Minorities have historically had to climb up the wage ladder in U.S. history. At the top of that ladder has traditionally been white men, until recently Asian males usurped that glory, graphed out below. However, overall white males still earn more than any other demographic in this country because of a variety of cultural and societal factors that go far above and beyond their sheer numbers in the workforce. I’m not blogging about this to place gender ‘blame’ – we’re all adults here and we have things to work out. I understand there is denial on the part of some individuals to accept that pay inequality is real – yes, even when you compare apples and apples, not just averages.
Put your hackles down doubters and chill with me as we explore this controversial topic.
Though it is beginning to erode among young women, those factors are well documented here and here, for example. I don’t have all day to write this post to address every issue of disparity – it’s a blog post not The Iliad and The Odyssey. And, I haven’t conducted any original research so I’m linking resources you can read yourself along the way if you want to really dig deeply into citizens of comparable education and experience earning (or not) comparable wages.
Here’s what NYTimes.com had to say about apples and apples in the over $100k C-level employee in 2009 based on PayScale data analysis.
After controlling for outside factors, some of the biggest gender pay gaps are in jobs like chief executive (in which, after PayScale adjusted the data, women earn 71 percent of what men earn), hospital administrator (women earn 77 percent of what equally qualified men earn) and chief operating officer (women earn 80 percent of what equally qualified men earn).
While that sucks, what I want to focus on for this post is that for many industries there is evidence that just one year out of school the gender wage gap is operational – yes readers, even for grads who had the same major. Shocking? It should be (and shouldn’t be, given our national history of minority groups having to fight for and crawl out of inequality of just about everything at one time or another).
The above chart comes from The American Association of University Women (AAUW) which has conducted comprehensive research into the gender pay gap. Founded in 1881, their mission is to advance equity for women and girls through advocacy, education, philanthropy, and research.
You might expect the pay gap between men and women in this group of workers of similar age, education, and family responsibilities to be small or nonexistent. But in 2009—the most recent year for which data are available—women one year out of college who were working full time earned, on average, just 82 percent of what their male peers earned. After we control for hours, occupation, college major, employment sector, and other factors associated with pay, the pay gap shrinks but does not disappear. About one third of the gap cannot be explained by any of the factors commonly understood to affect earnings, indicating that other factors that are more difﬁcult to identify—and likely more difﬁcult to measure—contribute to the pay gap.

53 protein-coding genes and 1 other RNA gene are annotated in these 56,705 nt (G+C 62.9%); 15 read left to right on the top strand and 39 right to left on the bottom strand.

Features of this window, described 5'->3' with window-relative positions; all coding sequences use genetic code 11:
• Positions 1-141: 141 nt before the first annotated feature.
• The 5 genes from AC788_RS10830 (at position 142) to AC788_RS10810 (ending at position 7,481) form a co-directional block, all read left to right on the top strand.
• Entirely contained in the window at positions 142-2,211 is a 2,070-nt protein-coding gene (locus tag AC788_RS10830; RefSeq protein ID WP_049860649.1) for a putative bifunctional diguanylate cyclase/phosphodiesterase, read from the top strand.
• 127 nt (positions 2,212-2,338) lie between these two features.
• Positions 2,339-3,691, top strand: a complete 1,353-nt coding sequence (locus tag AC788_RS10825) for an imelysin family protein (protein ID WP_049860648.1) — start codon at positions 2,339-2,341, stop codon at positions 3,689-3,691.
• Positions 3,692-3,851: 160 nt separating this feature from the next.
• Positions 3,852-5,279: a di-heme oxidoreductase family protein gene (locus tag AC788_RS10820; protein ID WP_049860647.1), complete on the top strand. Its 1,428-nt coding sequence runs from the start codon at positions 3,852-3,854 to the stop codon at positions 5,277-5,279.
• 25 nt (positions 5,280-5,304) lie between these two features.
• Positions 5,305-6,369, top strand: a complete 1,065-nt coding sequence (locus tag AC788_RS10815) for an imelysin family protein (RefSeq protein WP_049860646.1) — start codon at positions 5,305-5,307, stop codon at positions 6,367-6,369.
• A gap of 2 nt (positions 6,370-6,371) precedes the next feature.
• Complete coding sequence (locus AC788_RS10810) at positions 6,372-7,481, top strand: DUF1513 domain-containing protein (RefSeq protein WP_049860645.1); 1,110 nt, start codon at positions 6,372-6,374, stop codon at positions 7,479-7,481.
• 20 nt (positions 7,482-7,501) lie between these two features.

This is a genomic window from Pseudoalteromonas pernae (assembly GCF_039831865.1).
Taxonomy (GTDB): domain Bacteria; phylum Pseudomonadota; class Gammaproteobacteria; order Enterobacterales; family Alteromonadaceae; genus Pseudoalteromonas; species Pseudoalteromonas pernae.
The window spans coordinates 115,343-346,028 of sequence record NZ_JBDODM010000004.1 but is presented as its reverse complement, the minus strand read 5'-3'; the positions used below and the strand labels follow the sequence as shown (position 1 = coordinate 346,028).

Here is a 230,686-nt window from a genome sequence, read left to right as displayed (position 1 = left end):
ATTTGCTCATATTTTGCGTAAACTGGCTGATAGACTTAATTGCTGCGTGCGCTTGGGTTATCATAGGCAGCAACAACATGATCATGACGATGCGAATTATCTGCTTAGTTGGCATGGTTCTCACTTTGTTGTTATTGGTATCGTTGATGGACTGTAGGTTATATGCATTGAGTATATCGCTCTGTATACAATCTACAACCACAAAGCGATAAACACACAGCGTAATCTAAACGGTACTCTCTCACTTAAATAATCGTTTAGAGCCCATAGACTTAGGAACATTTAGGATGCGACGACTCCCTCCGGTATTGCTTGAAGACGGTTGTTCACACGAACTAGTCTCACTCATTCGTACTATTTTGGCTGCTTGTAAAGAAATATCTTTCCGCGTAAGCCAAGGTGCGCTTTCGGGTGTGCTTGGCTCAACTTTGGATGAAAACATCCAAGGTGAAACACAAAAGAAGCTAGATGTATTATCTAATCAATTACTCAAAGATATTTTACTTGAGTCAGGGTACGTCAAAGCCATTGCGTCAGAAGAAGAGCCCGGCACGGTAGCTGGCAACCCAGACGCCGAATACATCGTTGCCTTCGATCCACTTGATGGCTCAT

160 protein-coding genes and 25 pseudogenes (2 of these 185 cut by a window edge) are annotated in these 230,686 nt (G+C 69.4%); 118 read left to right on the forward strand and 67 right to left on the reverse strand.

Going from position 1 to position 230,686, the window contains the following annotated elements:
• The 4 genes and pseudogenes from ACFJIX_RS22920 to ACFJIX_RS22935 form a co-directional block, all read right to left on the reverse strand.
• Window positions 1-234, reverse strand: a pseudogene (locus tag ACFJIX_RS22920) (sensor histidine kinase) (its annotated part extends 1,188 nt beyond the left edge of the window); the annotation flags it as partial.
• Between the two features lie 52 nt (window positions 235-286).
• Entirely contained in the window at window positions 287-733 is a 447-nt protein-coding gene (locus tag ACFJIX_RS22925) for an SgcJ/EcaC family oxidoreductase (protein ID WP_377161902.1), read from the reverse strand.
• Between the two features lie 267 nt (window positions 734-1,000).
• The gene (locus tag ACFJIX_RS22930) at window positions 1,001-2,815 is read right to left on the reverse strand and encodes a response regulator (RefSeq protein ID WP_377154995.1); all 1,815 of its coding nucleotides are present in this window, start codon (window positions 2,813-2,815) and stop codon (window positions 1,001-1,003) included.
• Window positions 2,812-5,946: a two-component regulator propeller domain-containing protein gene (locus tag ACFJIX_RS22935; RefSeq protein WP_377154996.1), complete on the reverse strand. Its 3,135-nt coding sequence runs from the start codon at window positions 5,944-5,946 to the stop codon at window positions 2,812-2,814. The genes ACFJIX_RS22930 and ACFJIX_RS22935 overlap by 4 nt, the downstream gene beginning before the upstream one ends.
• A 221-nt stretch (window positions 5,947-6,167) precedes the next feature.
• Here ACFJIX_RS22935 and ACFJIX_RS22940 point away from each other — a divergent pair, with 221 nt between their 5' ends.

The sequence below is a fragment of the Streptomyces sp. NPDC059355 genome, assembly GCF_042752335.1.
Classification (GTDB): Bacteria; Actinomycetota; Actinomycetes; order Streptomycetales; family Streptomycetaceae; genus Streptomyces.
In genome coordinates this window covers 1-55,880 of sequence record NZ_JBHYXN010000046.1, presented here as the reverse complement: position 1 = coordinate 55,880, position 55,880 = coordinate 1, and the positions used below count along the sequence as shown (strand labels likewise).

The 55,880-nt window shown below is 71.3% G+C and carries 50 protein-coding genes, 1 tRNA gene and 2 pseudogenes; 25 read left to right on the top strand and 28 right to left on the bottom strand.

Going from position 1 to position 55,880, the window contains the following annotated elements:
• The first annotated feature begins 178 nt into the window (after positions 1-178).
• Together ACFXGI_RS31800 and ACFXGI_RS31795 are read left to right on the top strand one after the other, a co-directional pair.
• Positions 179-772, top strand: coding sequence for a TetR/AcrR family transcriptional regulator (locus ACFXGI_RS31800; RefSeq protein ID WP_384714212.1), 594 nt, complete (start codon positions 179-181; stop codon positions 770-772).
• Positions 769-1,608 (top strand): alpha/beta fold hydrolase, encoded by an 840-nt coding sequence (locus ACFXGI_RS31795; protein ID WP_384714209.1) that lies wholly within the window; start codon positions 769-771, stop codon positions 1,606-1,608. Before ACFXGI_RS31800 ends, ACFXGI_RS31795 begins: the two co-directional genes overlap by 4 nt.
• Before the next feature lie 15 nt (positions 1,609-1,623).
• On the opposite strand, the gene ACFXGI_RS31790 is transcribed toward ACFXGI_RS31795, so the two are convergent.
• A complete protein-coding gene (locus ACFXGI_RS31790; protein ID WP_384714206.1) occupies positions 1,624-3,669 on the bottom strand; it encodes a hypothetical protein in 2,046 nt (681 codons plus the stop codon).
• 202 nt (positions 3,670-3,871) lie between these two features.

The AAUW report Graduating to a Pay Gap has the rest of the goods.
Look, the gap is taking too long to close. It’s like an ulcerated lesion on the buttocks of this country. It’s high time to:
- Pass the Equal Rights Amendment (sign the whitehouse.gov petition).
- Teach women more positive, assertive negotiation skills.
- Motivate employers to implement audits to monitor and address gender pay differences and eliminate pay disparities between female-dominated and male-dominated jobs that require comparable levels
- Encourage female children to consider STEM careers.
- Be in favor of pay equality FOR ALL. For example, as noted in the graph above, pay discrimination also impacts men of color. Men of color also experience wage discrimination. African American men earn 76 cents and Latinos earn only 66 cents for every dollar paid to their white male counterparts.
- Check out this AAUW Pay Equity Resource Kit and get even educated on the facts – then educate others, organize a talk, blog about it and contact your legislators to tell them you oppose pay inequality.
- Provide men with the same parental leave time as women so that men and women can have more similarities in employment, family responsibility and work life balance.
Maybe the gender pay gap will never go completely away. After all, it’s 15% even in Utopian Sweden. That doesn’t mean we can’t do everything possible to narrow it as much as possible.
What’s your idea to narrow the gap?